1

How to say a sentence down in without using "know how to"?

I know how to play chess but I can't play it with you because I have to go

I want to combine two things:

1) Know how to

2) Have such a possibility

But I doubt next thing will work out:

I can play chess but I am not able to play it

Or conversely

I am able to play chess but I can't play it

The problem is, as I see, "be able to" and "can" can be understood either way. This case their combining isn't good. Otherwise it may sound like

I know how to play chess but I don't know how to play chess

or

I have a posibility to play chess but I don't have a possibility to play chess

Of course, I can try to say

I know how to play chess but I can't\ am not able to play it

But it looks like some hack or something. Is there a way to combine these meanigns in one sentence without any cheat-like phrases like above?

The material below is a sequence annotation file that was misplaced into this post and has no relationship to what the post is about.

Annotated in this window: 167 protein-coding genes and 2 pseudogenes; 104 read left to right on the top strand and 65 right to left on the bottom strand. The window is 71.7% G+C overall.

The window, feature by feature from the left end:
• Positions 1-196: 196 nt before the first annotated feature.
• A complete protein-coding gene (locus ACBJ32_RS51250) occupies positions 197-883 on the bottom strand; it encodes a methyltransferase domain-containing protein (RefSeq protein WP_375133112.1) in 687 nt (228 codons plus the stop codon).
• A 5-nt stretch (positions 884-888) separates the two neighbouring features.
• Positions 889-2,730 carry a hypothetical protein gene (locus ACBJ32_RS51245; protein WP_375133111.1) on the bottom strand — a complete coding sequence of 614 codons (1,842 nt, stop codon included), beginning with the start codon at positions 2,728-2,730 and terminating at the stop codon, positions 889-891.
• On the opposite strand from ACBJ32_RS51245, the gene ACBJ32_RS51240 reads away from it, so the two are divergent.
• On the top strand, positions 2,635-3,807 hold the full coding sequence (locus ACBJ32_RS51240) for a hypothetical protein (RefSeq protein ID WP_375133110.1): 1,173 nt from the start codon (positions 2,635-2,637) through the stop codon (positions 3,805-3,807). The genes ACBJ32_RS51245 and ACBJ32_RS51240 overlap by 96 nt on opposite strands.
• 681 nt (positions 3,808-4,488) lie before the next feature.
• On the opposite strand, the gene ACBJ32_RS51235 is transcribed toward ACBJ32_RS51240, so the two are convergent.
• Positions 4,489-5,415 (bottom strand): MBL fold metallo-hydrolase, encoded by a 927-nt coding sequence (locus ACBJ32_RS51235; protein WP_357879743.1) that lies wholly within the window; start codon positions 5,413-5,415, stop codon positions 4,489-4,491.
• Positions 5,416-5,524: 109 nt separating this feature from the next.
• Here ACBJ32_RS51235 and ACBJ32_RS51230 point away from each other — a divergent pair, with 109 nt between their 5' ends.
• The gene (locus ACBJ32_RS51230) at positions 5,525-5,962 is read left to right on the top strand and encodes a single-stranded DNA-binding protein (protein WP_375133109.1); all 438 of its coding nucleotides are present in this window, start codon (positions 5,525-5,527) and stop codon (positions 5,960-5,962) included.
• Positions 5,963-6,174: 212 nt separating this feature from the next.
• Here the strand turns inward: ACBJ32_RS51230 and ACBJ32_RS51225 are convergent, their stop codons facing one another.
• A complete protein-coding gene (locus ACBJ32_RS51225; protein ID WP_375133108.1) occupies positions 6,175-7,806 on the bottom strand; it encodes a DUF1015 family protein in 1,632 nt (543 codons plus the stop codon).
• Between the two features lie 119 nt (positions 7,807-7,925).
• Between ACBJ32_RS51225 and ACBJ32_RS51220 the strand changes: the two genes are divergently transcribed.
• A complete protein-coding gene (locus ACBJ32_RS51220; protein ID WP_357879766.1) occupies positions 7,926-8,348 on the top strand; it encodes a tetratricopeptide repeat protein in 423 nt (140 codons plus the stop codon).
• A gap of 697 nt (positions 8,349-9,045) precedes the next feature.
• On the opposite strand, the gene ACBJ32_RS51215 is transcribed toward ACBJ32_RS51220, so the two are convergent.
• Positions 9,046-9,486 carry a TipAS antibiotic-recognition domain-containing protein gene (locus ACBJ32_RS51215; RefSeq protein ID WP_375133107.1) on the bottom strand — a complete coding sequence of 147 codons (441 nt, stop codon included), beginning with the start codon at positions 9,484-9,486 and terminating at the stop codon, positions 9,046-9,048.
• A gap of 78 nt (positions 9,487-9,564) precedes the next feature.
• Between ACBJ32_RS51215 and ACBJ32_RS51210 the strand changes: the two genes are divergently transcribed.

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  • have such a possibility? – Lambie Jun 4 at 20:03
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You are correct. The problem is "I can't play chess." can have two different meanings:
1. I don't know how to play chess.
2. I am unable to play chess at this moment.

The word "can" in English can mean the possession of skill or ability, or the availability of opportunity.

There are many ways to get around this.

"I know chess, but I can't play now, I have to go."
"I can play chess, but not right now."
"I'm a chess player, but I have to leave now."
"I can play chess, but I'm too busy for a game now."
"I'm a grand master, but my wife expects me home right away."
"I've played chess. Let's have a game later on."

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  • Does "be able to" have those two meanings, too? – Michael Azarenko Jun 1 '20 at 15:06
  • Yes. Both "can" and "be able to" specify the possibility of doing something, either because the skills are ready, or because because some other condition is met. – Jack O'Flaherty Jun 1 '20 at 15:16

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